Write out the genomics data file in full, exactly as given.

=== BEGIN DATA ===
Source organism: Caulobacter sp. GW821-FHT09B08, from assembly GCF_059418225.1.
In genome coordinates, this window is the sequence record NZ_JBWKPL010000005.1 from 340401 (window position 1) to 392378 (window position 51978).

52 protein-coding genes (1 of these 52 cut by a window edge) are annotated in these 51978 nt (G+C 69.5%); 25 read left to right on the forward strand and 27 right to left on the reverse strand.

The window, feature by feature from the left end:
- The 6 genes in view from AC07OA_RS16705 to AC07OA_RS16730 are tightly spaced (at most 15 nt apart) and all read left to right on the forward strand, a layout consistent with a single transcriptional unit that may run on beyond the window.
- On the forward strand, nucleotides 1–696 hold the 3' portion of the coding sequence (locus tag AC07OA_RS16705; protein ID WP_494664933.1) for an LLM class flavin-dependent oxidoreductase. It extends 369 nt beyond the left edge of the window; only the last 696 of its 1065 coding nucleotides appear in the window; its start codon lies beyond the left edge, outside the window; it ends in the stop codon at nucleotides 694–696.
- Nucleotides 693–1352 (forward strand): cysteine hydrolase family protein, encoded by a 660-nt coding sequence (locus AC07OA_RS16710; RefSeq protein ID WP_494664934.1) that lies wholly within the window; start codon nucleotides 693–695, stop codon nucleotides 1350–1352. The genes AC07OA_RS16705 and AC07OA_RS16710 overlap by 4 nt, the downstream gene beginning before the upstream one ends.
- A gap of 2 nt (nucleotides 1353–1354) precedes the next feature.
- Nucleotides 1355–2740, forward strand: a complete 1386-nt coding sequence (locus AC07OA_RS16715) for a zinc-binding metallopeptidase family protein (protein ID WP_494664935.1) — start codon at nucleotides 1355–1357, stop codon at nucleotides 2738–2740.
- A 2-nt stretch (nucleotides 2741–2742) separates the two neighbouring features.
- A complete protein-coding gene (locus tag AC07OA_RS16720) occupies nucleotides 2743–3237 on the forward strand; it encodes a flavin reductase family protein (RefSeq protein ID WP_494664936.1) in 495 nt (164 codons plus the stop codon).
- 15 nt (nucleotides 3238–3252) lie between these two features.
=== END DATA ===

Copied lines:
Source organism: Caulobacter sp. GW821-FHT09B08, from assembly GCF_059418225.1.
In genome coordinates, this window is the sequence record NZ_JBWKPL010000005.1 from 340401 (window position 1) to 392378 (window position 51978).

52 protein-coding genes (1 of these 52 cut by a window edge) are annotated in these 51978 nt (G+C 69.5%); 25 read left to right on the forward strand and 27 right to left on the reverse strand.

The window, feature by feature from the left end:
- The 6 genes in view from AC07OA_RS16705 to AC07OA_RS16730 are tightly spaced (at most 15 nt apart) and all read left to right on the forward strand, a layout consistent with a single transcriptional unit that may run on beyond the window.
- On the forward strand, nucleotides 1–696 hold the 3' portion of the coding sequence (locus tag AC07OA_RS16705; protein ID WP_494664933.1) for an LLM class flavin-dependent oxidoreductase. It extends 369 nt beyond the left edge of the window; only the last 696 of its 1065 coding nucleotides appear in the window; its start codon lies beyond the left edge, outside the window; it ends in the stop codon at nucleotides 694–696.
- Nucleotides 693–1352 (forward strand): cysteine hydrolase family protein, encoded by a 660-nt coding sequence (locus AC07OA_RS16710; RefSeq protein ID WP_494664934.1) that lies wholly within the window; start codon nucleotides 693–695, stop codon nucleotides 1350–1352. The genes AC07OA_RS16705 and AC07OA_RS16710 overlap by 4 nt, the downstream gene beginning before the upstream one ends.
- A gap of 2 nt (nucleotides 1353–1354) precedes the next feature.
- Nucleotides 1355–2740, forward strand: a complete 1386-nt coding sequence (locus AC07OA_RS16715) for a zinc-binding metallopeptidase family protein (protein ID WP_494664935.1) — start codon at nucleotides 1355–1357, stop codon at nucleotides 2738–2740.
- A 2-nt stretch (nucleotides 2741–2742) separates the two neighbouring features.
- A complete protein-coding gene (locus tag AC07OA_RS16720) occupies nucleotides 2743–3237 on the forward strand; it encodes a flavin reductase family protein (RefSeq protein ID WP_494664936.1) in 495 nt (164 codons plus the stop codon).
- 15 nt (nucleotides 3238–3252) lie between these two features.